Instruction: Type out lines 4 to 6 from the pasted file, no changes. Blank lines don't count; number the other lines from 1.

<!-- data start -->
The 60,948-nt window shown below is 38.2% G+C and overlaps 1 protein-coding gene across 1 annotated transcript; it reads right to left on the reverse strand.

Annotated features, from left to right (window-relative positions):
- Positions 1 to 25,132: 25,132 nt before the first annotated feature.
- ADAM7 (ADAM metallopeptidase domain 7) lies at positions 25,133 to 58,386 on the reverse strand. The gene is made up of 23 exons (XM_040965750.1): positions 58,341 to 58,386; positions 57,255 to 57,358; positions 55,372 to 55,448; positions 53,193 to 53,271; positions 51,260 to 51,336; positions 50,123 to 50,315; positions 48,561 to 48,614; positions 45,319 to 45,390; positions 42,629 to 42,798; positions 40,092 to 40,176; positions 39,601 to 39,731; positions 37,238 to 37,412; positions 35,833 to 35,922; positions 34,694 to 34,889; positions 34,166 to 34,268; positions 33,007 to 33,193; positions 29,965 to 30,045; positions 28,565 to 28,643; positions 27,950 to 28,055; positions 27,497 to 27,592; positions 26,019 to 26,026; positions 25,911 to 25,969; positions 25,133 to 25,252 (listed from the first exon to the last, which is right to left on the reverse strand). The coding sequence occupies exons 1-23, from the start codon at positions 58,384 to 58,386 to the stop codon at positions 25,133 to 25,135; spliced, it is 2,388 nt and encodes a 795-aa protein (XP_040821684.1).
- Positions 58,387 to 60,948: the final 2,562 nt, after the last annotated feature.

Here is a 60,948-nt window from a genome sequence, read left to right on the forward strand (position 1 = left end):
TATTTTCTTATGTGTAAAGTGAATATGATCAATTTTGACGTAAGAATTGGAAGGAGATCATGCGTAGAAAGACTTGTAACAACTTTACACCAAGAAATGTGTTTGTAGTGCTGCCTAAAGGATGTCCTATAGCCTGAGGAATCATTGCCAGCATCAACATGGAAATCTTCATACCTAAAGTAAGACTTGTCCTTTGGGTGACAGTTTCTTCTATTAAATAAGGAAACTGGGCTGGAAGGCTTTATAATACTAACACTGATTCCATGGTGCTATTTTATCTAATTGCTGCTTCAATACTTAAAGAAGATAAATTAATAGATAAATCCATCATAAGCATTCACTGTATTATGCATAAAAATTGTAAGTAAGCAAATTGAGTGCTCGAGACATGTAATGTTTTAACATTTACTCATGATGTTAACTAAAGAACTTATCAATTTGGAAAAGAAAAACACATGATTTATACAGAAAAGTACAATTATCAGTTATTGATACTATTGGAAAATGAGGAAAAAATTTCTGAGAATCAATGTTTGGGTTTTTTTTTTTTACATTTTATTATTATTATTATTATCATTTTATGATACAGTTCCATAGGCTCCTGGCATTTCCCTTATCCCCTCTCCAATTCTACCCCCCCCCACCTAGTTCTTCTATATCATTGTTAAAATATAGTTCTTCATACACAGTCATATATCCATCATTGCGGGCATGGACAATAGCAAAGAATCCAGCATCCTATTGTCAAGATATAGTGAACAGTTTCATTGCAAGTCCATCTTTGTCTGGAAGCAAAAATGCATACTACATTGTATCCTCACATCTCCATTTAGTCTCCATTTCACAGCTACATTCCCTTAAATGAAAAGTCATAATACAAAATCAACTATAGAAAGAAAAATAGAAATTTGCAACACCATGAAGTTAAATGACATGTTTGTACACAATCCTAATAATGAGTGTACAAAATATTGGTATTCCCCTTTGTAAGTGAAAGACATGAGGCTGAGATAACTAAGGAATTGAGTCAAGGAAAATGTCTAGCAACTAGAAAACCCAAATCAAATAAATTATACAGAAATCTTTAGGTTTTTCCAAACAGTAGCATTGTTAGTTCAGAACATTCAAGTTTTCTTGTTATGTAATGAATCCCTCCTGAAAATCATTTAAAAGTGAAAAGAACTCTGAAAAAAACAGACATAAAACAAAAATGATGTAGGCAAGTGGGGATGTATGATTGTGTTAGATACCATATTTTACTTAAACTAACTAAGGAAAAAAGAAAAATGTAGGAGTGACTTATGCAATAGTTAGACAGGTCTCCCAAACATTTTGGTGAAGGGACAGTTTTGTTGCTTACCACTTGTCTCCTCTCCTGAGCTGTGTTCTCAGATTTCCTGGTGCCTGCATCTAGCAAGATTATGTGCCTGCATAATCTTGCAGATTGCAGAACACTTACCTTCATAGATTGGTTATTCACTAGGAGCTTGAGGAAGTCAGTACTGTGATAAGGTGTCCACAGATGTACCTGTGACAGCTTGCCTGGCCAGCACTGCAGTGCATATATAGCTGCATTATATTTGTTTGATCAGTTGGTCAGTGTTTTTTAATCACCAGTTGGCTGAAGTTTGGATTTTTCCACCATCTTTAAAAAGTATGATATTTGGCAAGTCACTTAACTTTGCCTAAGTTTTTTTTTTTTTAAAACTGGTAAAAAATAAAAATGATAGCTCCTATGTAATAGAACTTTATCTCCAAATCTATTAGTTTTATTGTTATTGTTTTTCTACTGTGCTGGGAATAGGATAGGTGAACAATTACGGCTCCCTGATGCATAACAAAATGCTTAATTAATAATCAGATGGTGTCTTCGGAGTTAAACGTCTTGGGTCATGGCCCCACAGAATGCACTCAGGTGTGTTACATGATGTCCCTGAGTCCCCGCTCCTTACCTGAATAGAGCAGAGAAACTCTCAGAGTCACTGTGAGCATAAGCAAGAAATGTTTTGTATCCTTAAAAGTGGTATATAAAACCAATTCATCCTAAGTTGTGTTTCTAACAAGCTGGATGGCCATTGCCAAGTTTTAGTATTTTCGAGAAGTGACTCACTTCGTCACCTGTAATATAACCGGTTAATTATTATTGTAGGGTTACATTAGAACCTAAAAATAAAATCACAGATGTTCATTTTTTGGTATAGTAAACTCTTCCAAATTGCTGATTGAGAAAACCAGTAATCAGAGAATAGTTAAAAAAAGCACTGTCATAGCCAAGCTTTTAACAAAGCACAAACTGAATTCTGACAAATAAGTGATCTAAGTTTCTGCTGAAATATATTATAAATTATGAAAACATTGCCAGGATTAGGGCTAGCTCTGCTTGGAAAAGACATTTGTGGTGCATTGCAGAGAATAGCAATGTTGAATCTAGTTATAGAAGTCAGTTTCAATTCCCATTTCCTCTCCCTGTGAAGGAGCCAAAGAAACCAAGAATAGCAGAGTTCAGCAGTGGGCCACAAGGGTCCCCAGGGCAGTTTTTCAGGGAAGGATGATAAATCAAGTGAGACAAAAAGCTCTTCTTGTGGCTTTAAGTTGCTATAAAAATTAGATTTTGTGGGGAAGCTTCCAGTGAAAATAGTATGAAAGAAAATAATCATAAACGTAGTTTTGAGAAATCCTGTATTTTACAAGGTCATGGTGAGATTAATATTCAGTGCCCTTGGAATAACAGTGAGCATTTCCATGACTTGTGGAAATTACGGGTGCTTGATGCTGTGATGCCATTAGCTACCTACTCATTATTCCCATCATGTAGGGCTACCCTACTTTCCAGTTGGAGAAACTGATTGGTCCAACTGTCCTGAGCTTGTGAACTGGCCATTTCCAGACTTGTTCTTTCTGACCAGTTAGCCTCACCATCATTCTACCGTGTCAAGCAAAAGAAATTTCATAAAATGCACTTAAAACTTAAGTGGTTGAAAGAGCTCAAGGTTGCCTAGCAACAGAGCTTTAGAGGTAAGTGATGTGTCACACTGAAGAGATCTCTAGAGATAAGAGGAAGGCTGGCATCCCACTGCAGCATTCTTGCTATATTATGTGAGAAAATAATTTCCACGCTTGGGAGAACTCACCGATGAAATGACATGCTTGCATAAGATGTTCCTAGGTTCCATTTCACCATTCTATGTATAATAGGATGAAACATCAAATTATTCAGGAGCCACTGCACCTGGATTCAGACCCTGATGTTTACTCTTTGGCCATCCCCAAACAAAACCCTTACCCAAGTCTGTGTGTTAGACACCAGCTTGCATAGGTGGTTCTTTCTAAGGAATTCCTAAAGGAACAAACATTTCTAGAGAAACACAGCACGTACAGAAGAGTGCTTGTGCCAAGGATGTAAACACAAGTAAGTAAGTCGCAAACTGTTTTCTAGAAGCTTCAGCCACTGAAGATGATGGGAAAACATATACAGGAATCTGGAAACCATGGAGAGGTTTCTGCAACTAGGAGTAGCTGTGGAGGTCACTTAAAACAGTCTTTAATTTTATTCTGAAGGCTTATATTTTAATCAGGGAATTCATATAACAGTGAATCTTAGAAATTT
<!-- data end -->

- ADAM7 (ADAM metallopeptidase domain 7) lies at positions 25,133 to 58,386 on the reverse strand. The gene is made up of 23 exons (XM_040965750.1): positions 58,341 to 58,386; positions 57,255 to 57,358; positions 55,372 to 55,448; positions 53,193 to 53,271; positions 51,260 to 51,336; positions 50,123 to 50,315; positions 48,561 to 48,614; positions 45,319 to 45,390; positions 42,629 to 42,798; positions 40,092 to 40,176; positions 39,601 to 39,731; positions 37,238 to 37,412; positions 35,833 to 35,922; positions 34,694 to 34,889; positions 34,166 to 34,268; positions 33,007 to 33,193; positions 29,965 to 30,045; positions 28,565 to 28,643; positions 27,950 to 28,055; positions 27,497 to 27,592; positions 26,019 to 26,026; positions 25,911 to 25,969; positions 25,133 to 25,252 (listed from the first exon to the last, which is right to left on the reverse strand). The coding sequence occupies exons 1-23, from the start codon at positions 58,384 to 58,386 to the stop codon at positions 25,133 to 25,135; spliced, it is 2,388 nt and encodes a 795-aa protein (XP_040821684.1).
- Positions 58,387 to 60,948: the final 2,562 nt, after the last annotated feature.

Here is a 60,948-nt window from a genome sequence, read left to right on the forward strand (position 1 = left end):